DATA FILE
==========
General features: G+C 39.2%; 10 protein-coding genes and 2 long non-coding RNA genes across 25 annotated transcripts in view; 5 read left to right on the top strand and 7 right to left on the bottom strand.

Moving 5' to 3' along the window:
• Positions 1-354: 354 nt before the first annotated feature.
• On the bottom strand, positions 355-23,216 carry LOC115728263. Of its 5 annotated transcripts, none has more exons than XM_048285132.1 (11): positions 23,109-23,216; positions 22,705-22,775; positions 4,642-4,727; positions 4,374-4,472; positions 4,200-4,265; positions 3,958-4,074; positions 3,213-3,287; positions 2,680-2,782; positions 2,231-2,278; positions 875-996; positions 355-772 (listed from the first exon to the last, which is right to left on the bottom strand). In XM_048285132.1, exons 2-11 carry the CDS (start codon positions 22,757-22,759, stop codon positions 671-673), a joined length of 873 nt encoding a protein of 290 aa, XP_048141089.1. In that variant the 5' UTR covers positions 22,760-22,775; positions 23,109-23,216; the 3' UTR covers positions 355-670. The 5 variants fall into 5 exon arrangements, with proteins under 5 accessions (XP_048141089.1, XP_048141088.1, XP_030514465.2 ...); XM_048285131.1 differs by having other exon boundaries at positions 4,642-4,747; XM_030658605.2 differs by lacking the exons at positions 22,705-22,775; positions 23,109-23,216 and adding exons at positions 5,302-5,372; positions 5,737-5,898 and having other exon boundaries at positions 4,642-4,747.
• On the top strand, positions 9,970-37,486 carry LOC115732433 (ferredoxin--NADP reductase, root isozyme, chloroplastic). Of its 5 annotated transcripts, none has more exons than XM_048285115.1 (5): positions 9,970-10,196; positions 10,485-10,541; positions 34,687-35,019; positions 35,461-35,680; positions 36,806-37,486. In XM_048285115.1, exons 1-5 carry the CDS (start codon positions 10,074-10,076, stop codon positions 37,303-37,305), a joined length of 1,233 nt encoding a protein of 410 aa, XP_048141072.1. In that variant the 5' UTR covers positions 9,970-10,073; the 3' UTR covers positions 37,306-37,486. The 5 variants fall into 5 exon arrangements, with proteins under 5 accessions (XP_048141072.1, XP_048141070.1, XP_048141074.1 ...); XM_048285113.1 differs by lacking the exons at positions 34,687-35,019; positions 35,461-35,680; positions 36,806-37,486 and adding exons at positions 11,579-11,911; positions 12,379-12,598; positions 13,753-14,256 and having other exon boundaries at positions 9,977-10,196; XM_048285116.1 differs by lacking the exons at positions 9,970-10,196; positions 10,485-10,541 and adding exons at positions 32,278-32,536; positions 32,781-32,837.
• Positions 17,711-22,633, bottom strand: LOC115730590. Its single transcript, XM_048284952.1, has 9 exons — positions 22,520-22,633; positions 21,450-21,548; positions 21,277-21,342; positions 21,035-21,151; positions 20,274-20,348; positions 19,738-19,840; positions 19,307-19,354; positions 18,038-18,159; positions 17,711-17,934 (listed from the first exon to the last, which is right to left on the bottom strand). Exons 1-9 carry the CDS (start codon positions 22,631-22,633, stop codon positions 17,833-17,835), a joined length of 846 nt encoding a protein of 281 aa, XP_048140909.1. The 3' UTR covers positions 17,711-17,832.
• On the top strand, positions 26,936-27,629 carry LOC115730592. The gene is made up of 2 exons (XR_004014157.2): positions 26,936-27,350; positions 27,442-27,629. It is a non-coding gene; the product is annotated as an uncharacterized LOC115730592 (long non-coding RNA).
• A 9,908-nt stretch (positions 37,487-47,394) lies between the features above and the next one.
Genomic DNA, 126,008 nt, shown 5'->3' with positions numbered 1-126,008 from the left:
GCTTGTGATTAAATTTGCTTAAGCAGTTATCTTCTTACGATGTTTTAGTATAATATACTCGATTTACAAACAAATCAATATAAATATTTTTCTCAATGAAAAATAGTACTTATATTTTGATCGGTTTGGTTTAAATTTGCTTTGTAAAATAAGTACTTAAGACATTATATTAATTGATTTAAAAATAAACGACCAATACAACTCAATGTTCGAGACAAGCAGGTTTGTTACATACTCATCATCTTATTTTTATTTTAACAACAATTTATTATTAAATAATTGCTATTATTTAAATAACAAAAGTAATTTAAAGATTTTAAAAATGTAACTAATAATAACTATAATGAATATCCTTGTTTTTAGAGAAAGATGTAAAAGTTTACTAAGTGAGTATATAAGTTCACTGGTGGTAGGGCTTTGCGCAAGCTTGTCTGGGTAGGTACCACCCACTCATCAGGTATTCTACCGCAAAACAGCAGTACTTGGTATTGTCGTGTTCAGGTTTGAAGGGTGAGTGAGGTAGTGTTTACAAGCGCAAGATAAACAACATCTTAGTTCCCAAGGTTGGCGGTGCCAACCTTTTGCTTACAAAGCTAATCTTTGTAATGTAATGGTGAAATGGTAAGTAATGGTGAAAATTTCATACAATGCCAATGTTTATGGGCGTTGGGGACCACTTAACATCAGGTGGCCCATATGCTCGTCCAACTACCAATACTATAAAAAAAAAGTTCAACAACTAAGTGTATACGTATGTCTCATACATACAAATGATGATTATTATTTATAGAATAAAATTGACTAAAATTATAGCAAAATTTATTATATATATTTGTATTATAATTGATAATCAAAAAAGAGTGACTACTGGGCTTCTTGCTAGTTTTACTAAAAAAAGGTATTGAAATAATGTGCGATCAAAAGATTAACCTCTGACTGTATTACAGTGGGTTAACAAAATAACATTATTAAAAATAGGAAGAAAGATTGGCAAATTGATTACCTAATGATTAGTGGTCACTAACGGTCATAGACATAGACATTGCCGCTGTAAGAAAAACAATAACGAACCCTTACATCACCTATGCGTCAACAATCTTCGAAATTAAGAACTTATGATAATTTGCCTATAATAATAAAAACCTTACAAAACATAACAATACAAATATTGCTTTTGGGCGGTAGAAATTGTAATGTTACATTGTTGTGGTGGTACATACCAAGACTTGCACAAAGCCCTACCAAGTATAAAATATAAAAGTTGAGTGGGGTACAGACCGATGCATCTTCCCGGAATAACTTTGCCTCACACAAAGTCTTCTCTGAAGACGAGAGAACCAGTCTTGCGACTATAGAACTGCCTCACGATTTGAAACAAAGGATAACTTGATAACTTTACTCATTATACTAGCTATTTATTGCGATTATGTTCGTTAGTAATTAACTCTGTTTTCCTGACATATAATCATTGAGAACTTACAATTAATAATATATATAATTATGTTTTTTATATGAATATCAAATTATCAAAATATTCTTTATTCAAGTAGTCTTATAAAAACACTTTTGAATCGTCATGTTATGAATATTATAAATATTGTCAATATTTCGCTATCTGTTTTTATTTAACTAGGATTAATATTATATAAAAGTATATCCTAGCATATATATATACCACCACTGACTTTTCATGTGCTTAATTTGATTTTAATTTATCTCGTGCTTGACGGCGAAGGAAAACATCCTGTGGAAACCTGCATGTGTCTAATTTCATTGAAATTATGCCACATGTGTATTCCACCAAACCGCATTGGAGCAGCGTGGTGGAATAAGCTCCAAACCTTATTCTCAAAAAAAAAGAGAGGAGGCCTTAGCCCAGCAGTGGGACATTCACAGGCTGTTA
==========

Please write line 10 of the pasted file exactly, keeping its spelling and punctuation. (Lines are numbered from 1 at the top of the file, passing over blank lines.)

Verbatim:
GCTTGTGATTAAATTTGCTTAAGCAGTTATCTTCTTACGATGTTTTAGTATAATATACTCGATTTACAAACAAATCAATATAAATATTTTTCTCAATGAAAAATAGTACTTATATTTTGATCGGTTTGGTTTAAATTTGCTTTGTAAAATAAGTACTTAAGACATTATATTAATTGATTTAAAAATAAACGACCAATACAACTCAATGTTCGAGACAAGCAGGTTTGTTACATACTCATCATCTTATTTTTATTTTAACAACAATTTATTATTAAATAATTGCTATTATTTAAATAACAAAAGTAATTTAAAGATTTTAAAAATGTAACTAATAATAACTATAATGAATATCCTTGTTTTTAGAGAAAGATGTAAAAGTTTACTAAGTGAGTATATAAGTTCACTGGTGGTAGGGCTTTGCGCAAGCTTGTCTGGGTAGGTACCACCCACTCATCAGGTATTCTACCGCAAAACAGCAGTACTTGGTATTGTCGTGTTCAGGTTTGAAGGGTGAGTGAGGTAGTGTTTACAAGCGCAAGATAAACAACATCTTAGTTCCCAAGGTTGGCGGTGCCAACCTTTTGCTTACAAAGCTAATCTTTGTAATGTAATGGTGAAATGGTAAGTAATGGTGAAAATTTCATACAATGCCAATGTTTATGGGCGTTGGGGACCACTTAACATCAGGTGGCCCATATGCTCGTCCAACTACCAATACTATAAAAAAAAAGTTCAACAACTAAGTGTATACGTATGTCTCATACATACAAATGATGATTATTATTTATAGAATAAAATTGACTAAAATTATAGCAAAATTTATTATATATATTTGTATTATAATTGATAATCAAAAAAGAGTGACTACTGGGCTTCTTGCTAGTTTTACTAAAAAAAGGTATTGAAATAATGTGCGATCAAAAGATTAACCTCTGACTGTATTACAGTGGGTTAACAAAATAACATTATTAAAAATAGGAAGAAAGATTGGCAAATTGATTACCTAATGATTAGTGGTCACTAACGGTCATAGACATAGACATTGCCGCTGTAAGAAAAACAATAACGAACCCTTACATCACCTATGCGTCAACAATCTTCGAAATTAAGAACTTATGATAATTTGCCTATAATAATAAAAACCTTACAAAACATAACAATACAAATATTGCTTTTGGGCGGTAGAAATTGTAATGTTACATTGTTGTGGTGGTACATACCAAGACTTGCACAAAGCCCTACCAAGTATAAAATATAAAAGTTGAGTGGGGTACAGACCGATGCATCTTCCCGGAATAACTTTGCCTCACACAAAGTCTTCTCTGAAGACGAGAGAACCAGTCTTGCGACTATAGAACTGCCTCACGATTTGAAACAAAGGATAACTTGATAACTTTACTCATTATACTAGCTATTTATTGCGATTATGTTCGTTAGTAATTAACTCTGTTTTCCTGACATATAATCATTGAGAACTTACAATTAATAATATATATAATTATGTTTTTTATATGAATATCAAATTATCAAAATATTCTTTATTCAAGTAGTCTTATAAAAACACTTTTGAATCGTCATGTTATGAATATTATAAATATTGTCAATATTTCGCTATCTGTTTTTATTTAACTAGGATTAATATTATATAAAAGTATATCCTAGCATATATATATACCACCACTGACTTTTCATGTGCTTAATTTGATTTTAATTTATCTCGTGCTTGACGGCGAAGGAAAACATCCTGTGGAAACCTGCATGTGTCTAATTTCATTGAAATTATGCCACATGTGTATTCCACCAAACCGCATTGGAGCAGCGTGGTGGAATAAGCTCCAAACCTTATTCTCAAAAAAAAAGAGAGGAGGCCTTAGCCCAGCAGTGGGACATTCACAGGCTGTTA